Earnings season. BHP Group, Deutsche Börse, Bridgestone, Icade and Faurecia are among companies reporting their earnings today.
No leap for COMAC? According to the Wall Street Journal, Washington is thinking about preventing the sale of aircraft engines to China, in this case the Leap-1Cs produced for Comac's C919 by the joint venture between Safran and General Electric. The United States is afraid of technology transfers and, perhaps, of a new player in civil aviation being able to gain momentum while Boeing is going through a bad patch. However, the C919, which is several years behind schedule, should not pose a threat in the very short term. But China is learning fast.
Impending merger? Alstom has confirmed talks to take over Bombardier's rail assets. "Discussions are ongoing. No final decision has been made. Alstom will inform the public of any significant developments on this subject," the company says. There have been rumors of a $7 billion deal.
An eye for an eye. At Airbus, difficult negotiations on staff reductions in the military division start this week. Also the United States will raise customs duties on aircraft imported from Europe by 10 to 15% on March 18. Airbus believes the WTO will allow the EU to tax its rival's B737 MAX, B787 and B77s. There is no end in sight. The US and Europe have been accusing each other for years of illegal aid to their respective aviation industries.
No barrier. The State of New York will not appeal the decision to authorize the merger between T-Mobile US and Sprint. The prosecutor prefers to focus on a new challenge: "to work with all parties to ensure that consumers will benefit from the best possible prices and services, that networks will be built across the state, and that well-paying jobs will be created in New York". The US justice system has broad ambitions.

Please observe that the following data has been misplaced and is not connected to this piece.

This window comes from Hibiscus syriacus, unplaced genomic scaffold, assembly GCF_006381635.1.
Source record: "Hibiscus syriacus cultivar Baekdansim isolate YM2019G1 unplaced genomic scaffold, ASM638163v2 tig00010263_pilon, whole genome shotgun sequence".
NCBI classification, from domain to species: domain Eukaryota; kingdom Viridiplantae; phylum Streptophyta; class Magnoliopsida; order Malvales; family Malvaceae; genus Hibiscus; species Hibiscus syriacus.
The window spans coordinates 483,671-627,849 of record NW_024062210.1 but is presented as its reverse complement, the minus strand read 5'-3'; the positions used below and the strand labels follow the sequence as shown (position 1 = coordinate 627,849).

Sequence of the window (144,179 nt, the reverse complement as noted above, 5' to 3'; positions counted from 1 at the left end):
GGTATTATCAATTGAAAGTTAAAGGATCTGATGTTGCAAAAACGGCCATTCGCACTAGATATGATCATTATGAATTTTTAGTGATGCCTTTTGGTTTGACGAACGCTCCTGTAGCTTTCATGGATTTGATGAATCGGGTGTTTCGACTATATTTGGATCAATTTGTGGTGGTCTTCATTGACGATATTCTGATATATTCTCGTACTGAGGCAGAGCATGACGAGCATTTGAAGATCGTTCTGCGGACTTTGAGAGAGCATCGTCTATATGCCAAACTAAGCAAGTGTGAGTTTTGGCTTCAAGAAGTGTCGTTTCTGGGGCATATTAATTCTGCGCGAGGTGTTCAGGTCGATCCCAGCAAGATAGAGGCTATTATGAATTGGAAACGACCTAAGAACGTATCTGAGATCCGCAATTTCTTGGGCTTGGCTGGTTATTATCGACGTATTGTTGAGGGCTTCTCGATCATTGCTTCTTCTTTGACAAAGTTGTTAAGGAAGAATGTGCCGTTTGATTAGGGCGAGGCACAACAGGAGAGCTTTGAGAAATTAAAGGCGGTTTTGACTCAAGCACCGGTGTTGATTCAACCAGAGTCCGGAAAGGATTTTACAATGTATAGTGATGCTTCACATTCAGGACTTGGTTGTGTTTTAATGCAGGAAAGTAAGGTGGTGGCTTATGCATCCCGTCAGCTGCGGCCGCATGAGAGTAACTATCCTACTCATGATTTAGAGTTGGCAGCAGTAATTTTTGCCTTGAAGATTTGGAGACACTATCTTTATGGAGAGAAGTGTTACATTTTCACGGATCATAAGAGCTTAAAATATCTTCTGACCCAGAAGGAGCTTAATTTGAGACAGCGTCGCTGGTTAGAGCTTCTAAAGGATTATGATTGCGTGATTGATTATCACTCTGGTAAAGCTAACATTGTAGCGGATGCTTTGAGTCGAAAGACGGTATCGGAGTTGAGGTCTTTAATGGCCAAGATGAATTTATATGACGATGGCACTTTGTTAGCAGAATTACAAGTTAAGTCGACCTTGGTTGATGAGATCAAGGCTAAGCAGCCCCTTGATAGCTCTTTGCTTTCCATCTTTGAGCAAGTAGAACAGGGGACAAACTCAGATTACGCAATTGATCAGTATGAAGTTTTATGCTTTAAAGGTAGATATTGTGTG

In recovery. Toyota will reopen three of its four main plants in China this week, after weeks of interruption due to the coronavirus outbreak. Production was originally scheduled to resume on February 3, after the end of the Chinese New Year. The Japanese did not have a facility in Hubei province. However, Volkswagen postponed the reopening of some plants until February 24.
GM drops Holden. General Motors is continuing its slimming cure and will cut its main operations in Australia and New Zealand and dispose of a plant in Thailand, resulting in more than 2,300 job cuts and a $1.1 billion charge. In Australia, the historic Holden brand will be discontinued. Production had already been relocated.
In other news. The Operations Director and the HR Director of British Airways (International Consolidated Airlines) are resigning after a very tense year with the pilots. An American jury condemns Bayer and BASF to pay $265 million in damages to a farmer made ill by pesticides. Google cuts jobs in its cloud computing division as part of a reorganization designed to improve the performance of this industry. The domino effect of the coronavirus continues to affect the automotive industry, leading Fiat Chrysler, for example, to cease operations at a plant in Serbia due to a lack of component supplies. In electronics too, since it is thought that Nintendo may also have some problems with its supply chain. Motorola gets $765 million against a Chinese company.